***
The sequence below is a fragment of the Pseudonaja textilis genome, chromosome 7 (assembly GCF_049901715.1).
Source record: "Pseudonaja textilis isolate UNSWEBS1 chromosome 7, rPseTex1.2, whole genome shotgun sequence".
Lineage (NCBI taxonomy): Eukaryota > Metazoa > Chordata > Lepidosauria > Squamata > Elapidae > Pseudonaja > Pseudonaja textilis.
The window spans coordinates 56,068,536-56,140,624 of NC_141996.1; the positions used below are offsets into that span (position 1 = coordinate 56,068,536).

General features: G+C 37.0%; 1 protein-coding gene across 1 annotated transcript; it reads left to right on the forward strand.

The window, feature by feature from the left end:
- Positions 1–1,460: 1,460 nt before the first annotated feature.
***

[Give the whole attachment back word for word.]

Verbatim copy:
The sequence below is a fragment of the Pseudonaja textilis genome, chromosome 7 (assembly GCF_049901715.1).
Source record: "Pseudonaja textilis isolate UNSWEBS1 chromosome 7, rPseTex1.2, whole genome shotgun sequence".
Lineage (NCBI taxonomy): Eukaryota > Metazoa > Chordata > Lepidosauria > Squamata > Elapidae > Pseudonaja > Pseudonaja textilis.
The window spans coordinates 56,068,536-56,140,624 of NC_141996.1; the positions used below are offsets into that span (position 1 = coordinate 56,068,536).

General features: G+C 37.0%; 1 protein-coding gene across 1 annotated transcript; it reads left to right on the forward strand.

The window, feature by feature from the left end:
- Positions 1–1,460: 1,460 nt before the first annotated feature.